Asking Right Questions in Marketing Example — See how many of the following questions you can adapt to your own sales efforts.
Situation : Despite making a good sales presentation, the customer remains uninvolved.
Your Question: “Based on the data, it looks like you can save $90,000 a year with this solution.
What needs to be done before you are completely comfortable with this?”
Situation: The client agrees that there are still a number of items that need to be cleared up
before he can make a commitment.
Your Question: “Before we get into this in any depth, can I get your agreement on the data results?
Will you look at the facts and decide for yourself if they make sense?”
Situation: The customer says he is considering one of your competitors.
Your Question: “Yes, that is a good company. But we are different.
Would you like to know why?”
Now, before you move on to pricing, you must have a commitment from your client that there is nothing other than affordability that would prevent them from saying YES. Never omit this step. I realize that this is the scariest thing to say to a client because you are often unsure of the answer.
You are nearing the end of your presentation now and it’s time to tie everything together. This process begins with reiterating the client main issues.
- What have you found throughout the presentation that excites your client the most?
- What is their most painful problem you can solve?
- What are their deepest desires?
The answers to those questions are what you will cover here. If you have done a thorough presentation. You should have the answers to all of those questions
Once the client is fully engaged, it’s time to get the final agreement. Once again, we reach this agreement with commitment questions. Here the questions may be more open ended where you allow the client to give a fuller answer than just agreeing with you.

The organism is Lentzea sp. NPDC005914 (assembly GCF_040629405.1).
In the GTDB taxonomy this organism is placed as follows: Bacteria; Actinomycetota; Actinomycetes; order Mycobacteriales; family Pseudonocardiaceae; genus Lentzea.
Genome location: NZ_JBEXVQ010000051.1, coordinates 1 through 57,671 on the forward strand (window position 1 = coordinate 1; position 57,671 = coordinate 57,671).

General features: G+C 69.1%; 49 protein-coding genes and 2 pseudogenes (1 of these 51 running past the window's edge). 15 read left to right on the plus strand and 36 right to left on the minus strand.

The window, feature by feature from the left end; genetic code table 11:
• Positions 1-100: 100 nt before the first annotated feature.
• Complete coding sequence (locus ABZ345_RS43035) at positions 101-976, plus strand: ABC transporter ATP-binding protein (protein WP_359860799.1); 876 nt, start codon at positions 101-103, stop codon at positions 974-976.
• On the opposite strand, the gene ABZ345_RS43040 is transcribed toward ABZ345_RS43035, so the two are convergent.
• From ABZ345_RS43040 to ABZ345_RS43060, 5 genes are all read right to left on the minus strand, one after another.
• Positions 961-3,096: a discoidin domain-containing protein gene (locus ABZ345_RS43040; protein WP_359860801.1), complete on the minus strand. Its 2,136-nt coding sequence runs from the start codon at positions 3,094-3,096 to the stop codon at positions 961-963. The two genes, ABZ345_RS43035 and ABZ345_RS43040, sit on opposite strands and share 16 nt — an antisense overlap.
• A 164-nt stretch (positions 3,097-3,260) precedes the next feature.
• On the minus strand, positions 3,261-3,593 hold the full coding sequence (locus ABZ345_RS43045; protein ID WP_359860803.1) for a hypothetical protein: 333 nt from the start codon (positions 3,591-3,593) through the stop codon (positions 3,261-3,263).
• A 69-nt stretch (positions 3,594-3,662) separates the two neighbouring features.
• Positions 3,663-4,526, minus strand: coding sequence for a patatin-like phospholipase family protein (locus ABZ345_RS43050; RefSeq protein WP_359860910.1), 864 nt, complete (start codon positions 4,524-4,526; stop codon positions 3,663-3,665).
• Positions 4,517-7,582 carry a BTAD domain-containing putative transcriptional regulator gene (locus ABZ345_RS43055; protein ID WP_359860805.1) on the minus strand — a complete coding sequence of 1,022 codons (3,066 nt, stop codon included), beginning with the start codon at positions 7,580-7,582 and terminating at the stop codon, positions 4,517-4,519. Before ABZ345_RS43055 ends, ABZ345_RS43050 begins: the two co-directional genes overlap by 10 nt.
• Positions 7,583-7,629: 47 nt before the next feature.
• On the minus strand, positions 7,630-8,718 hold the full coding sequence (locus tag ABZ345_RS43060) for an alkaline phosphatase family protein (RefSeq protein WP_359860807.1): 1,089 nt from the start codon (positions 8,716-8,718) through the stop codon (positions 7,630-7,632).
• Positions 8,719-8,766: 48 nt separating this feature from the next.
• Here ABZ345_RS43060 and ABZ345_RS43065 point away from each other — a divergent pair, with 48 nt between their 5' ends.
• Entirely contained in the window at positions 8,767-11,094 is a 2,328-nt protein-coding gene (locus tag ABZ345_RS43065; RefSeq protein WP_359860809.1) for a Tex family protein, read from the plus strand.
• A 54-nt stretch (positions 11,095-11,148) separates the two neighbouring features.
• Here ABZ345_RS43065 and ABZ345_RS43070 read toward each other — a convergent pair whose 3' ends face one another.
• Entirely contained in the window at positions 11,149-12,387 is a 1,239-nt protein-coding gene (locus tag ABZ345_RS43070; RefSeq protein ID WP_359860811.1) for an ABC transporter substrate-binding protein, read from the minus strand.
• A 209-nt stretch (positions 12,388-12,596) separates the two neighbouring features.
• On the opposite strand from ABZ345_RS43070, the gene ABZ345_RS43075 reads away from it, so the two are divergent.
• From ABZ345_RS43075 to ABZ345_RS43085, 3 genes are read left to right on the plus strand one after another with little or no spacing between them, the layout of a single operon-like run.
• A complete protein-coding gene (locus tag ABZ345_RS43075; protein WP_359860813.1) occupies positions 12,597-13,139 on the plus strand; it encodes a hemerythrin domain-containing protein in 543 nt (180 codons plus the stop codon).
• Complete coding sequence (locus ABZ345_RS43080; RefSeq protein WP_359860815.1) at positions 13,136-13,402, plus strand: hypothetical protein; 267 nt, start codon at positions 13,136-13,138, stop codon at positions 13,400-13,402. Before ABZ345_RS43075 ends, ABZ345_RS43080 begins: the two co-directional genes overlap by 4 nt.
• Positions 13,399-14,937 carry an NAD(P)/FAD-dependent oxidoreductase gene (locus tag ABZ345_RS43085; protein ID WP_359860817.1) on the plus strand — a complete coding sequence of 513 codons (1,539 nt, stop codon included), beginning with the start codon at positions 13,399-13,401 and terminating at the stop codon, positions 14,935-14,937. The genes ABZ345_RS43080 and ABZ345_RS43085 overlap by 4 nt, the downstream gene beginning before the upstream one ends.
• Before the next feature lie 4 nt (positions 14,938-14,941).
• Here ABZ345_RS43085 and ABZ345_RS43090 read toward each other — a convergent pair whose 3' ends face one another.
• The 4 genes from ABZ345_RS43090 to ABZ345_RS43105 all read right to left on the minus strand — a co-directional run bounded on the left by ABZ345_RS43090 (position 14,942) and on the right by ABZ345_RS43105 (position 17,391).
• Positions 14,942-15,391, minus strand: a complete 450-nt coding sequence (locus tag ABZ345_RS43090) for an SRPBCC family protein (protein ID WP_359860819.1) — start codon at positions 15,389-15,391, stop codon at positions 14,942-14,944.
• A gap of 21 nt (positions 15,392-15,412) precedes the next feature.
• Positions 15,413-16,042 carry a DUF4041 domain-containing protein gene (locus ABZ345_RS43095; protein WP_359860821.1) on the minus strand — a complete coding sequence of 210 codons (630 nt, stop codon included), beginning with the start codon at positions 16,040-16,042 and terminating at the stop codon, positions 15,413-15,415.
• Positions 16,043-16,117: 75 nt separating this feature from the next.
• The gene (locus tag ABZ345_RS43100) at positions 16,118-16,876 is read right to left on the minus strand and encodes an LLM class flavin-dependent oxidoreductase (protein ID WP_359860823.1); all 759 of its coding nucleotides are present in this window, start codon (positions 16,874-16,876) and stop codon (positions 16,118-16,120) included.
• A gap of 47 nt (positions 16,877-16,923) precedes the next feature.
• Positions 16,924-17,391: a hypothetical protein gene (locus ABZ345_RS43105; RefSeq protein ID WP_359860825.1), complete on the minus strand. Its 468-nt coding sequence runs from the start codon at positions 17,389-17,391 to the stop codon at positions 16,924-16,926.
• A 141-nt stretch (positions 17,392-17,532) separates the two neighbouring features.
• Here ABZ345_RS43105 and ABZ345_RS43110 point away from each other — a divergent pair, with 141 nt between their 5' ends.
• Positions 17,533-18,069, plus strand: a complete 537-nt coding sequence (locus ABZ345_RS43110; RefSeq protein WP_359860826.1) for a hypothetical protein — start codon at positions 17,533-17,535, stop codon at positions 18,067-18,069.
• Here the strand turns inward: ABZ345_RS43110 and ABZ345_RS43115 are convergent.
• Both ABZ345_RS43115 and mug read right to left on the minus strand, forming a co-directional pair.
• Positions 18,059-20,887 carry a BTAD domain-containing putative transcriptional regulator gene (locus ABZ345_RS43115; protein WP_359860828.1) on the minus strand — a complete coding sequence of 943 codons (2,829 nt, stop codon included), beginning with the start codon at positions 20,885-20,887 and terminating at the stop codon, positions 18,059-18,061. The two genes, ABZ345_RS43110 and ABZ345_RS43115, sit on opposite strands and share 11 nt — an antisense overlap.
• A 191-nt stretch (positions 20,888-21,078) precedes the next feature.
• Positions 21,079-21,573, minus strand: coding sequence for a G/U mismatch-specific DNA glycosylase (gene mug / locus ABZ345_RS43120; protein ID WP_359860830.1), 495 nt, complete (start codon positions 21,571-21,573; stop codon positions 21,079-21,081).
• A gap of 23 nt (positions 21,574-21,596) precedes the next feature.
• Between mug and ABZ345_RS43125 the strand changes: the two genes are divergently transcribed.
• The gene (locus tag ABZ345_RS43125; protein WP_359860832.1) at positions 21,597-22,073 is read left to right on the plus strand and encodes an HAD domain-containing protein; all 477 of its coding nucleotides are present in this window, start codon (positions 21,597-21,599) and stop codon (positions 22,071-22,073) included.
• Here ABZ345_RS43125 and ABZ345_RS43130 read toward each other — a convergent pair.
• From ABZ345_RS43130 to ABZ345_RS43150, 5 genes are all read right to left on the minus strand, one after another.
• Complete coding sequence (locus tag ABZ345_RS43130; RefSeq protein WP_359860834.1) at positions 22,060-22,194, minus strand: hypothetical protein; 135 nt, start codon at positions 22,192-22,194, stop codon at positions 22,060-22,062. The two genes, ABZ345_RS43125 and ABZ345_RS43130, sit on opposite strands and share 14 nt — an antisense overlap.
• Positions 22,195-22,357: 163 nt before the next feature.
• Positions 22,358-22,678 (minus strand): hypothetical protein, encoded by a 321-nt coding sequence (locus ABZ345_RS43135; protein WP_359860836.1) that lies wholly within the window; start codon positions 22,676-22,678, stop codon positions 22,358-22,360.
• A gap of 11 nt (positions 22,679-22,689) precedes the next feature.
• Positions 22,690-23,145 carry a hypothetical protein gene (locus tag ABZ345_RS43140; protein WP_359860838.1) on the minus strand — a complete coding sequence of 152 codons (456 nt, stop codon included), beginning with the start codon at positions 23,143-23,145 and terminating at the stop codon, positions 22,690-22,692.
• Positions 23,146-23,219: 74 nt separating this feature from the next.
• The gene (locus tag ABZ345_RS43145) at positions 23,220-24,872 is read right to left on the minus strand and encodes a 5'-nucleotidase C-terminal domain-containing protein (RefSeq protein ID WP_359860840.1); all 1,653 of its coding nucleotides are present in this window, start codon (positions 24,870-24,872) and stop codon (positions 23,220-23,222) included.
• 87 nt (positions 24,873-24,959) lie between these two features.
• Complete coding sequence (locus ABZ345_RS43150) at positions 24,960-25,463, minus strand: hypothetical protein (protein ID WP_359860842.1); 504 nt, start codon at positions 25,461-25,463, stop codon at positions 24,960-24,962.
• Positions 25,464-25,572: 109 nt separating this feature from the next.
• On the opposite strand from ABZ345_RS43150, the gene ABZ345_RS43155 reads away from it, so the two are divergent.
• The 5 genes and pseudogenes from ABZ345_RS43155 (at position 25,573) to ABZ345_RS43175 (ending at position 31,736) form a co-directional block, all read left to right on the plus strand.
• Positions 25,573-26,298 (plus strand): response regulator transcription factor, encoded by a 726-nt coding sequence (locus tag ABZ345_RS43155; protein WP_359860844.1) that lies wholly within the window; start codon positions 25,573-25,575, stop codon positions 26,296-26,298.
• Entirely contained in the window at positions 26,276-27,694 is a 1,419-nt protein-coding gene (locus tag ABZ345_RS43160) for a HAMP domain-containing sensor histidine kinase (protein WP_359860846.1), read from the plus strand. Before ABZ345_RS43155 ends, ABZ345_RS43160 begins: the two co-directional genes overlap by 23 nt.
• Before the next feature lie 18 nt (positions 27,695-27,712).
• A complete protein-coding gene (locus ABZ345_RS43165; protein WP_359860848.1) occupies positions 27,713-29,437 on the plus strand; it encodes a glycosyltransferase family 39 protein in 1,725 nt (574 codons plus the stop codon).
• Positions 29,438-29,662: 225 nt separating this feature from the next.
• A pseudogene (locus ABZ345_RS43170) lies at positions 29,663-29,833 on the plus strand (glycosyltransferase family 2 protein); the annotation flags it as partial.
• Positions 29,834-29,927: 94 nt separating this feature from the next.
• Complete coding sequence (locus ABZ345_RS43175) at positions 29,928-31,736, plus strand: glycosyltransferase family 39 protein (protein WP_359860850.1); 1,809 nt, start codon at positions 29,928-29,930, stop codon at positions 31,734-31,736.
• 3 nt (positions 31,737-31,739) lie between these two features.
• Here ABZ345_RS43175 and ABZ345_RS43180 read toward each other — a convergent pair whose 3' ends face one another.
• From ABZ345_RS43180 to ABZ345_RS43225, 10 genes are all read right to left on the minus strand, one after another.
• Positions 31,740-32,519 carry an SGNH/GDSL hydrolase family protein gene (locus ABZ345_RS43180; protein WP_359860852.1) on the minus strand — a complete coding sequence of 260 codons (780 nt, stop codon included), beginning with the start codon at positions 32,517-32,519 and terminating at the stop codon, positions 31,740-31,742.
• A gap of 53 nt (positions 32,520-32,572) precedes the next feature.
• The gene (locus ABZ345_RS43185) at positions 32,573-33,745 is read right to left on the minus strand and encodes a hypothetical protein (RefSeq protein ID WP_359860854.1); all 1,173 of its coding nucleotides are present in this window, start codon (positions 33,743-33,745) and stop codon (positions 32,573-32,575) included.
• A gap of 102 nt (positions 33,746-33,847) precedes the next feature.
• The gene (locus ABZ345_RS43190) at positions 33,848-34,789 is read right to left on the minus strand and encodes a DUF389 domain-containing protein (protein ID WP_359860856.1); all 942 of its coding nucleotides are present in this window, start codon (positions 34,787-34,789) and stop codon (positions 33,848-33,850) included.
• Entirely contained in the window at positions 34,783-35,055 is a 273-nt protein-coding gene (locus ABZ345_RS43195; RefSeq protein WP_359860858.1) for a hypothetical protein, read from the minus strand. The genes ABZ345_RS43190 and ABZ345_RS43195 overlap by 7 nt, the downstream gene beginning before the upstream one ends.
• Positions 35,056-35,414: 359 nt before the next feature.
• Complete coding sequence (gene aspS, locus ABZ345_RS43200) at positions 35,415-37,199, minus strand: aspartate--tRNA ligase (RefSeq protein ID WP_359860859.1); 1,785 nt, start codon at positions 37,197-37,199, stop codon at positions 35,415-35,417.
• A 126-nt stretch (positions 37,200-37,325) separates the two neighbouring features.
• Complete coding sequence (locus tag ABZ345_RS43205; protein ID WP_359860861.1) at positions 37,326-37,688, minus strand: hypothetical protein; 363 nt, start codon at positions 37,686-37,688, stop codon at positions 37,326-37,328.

Open-ended questions give the client a chance to fully express why they feel that your product is right for them. They will be saying to you many of the things you have said to them during the presentation if you have done a good presentation.
When you ask these questions it will either be time to finish the sale or the client will come up with an objection you will need to address. Either way, this is another time where you need to be very conscious of the personality type of your client.
Situation: You have come to the end of the sales presentation.
Your Question: “What question should I be asking that I’m not asking?”
Depending on the way your company markets, you may have clients that are already predisposed to wanting your product. Even with this high degree of interest, you may still encounter objections.
Doing an in-depth investigation of your client’s needs and desires in the beginning of your presentation is key to not having objections at the end of your presentation.
The better you know your client the more likely it is that you will cover any potential objections before they even come to the mind of your client.
Don’t forget to continually ask ‘why” when you get an initial answer to a question. That one word can make a world of difference in you getting to the real needs of your client.
Objections decrease as you become more proficient at covering possible objections in the body of your presentation so they never come up at all.
Situation: The sales presentation is over. It is time to ask for the sale with one last question.
Your Question: “Why don’t you give it a try?”
YES, they want to move forward with your product. Congratulate them on taking the one action that will improve their life this year.
They should thank you for taking your time to show them exactly how your product will work for them.
You have provided a valuable service to your client and that should make you proud.
Be Prepared–Not every client will say YES.
Situation: Client declines your product or service.
Your Question: “What is there that we can do to make it work for you?”
Now it’s their turn to brainstorm your solution to their own problem.